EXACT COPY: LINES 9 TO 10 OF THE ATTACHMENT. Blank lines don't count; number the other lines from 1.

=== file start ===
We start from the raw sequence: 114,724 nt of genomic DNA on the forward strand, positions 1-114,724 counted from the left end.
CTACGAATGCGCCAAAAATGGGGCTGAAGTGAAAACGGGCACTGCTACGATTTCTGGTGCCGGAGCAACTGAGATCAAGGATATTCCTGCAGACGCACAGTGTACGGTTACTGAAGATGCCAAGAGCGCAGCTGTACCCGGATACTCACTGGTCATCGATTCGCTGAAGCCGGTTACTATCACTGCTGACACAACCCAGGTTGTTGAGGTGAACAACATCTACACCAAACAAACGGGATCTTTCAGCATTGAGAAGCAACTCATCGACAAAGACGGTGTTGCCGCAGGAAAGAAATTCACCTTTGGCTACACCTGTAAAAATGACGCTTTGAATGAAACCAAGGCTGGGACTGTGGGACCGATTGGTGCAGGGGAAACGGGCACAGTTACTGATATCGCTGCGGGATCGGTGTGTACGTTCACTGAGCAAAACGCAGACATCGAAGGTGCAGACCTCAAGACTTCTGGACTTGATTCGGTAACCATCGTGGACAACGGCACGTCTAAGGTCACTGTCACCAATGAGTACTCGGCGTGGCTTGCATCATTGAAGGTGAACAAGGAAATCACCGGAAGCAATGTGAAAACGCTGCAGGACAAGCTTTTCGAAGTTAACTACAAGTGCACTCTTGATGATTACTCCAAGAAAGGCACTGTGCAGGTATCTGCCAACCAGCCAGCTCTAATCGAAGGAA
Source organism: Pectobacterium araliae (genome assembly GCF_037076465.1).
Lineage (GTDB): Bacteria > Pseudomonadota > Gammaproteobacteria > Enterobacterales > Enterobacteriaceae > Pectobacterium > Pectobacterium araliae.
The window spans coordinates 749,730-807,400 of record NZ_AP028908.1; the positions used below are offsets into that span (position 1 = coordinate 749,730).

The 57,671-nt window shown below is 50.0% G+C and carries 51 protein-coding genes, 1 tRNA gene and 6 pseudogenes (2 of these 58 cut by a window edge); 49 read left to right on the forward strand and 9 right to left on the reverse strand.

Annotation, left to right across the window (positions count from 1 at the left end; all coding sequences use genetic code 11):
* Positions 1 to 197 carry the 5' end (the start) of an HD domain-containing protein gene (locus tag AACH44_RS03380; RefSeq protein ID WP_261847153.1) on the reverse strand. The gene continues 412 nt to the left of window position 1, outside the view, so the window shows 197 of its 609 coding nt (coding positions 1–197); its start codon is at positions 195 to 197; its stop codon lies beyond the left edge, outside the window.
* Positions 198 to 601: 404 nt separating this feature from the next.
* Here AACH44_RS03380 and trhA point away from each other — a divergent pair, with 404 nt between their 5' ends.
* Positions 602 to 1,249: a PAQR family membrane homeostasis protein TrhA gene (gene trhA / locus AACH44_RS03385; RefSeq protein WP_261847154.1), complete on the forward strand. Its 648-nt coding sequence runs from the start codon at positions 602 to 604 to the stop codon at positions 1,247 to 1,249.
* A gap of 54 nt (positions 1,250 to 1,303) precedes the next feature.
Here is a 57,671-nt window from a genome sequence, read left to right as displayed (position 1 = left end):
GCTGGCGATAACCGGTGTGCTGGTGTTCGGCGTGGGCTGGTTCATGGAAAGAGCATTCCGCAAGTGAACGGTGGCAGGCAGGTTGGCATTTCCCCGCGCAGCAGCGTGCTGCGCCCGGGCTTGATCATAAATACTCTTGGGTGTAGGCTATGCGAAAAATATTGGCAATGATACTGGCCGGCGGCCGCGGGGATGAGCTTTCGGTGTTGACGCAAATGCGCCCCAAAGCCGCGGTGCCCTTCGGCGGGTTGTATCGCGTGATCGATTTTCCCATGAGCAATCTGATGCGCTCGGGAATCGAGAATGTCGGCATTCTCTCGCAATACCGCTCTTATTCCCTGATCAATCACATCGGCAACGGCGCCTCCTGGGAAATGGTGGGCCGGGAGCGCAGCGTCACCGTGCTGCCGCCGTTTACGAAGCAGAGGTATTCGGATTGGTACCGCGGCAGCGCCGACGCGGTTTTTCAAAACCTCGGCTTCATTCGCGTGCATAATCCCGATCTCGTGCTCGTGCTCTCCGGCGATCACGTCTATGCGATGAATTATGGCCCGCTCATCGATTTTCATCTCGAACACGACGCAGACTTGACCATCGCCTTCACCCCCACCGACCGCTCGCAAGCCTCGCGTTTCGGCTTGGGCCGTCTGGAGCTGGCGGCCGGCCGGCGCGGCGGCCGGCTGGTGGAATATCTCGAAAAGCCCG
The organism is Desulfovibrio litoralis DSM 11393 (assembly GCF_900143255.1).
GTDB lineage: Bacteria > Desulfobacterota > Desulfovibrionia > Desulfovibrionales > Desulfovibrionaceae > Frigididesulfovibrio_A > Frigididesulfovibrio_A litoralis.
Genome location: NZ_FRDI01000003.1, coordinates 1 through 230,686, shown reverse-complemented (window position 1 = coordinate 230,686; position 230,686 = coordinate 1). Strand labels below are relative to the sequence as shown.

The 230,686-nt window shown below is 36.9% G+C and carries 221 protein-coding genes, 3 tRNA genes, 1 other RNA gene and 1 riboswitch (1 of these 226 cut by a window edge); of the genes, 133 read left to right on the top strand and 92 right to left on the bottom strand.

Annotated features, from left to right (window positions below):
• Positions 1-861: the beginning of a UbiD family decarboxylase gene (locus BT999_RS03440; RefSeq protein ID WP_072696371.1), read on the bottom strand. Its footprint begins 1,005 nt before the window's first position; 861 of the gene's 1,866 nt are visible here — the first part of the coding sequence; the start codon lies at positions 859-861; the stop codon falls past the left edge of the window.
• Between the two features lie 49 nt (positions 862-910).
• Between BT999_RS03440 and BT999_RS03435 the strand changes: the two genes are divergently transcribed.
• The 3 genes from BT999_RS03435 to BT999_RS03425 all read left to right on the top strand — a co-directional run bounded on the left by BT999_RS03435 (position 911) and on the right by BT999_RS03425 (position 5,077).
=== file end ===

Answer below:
* Positions 198 to 601: 404 nt separating this feature from the next.
* Here AACH44_RS03380 and trhA point away from each other — a divergent pair, with 404 nt between their 5' ends.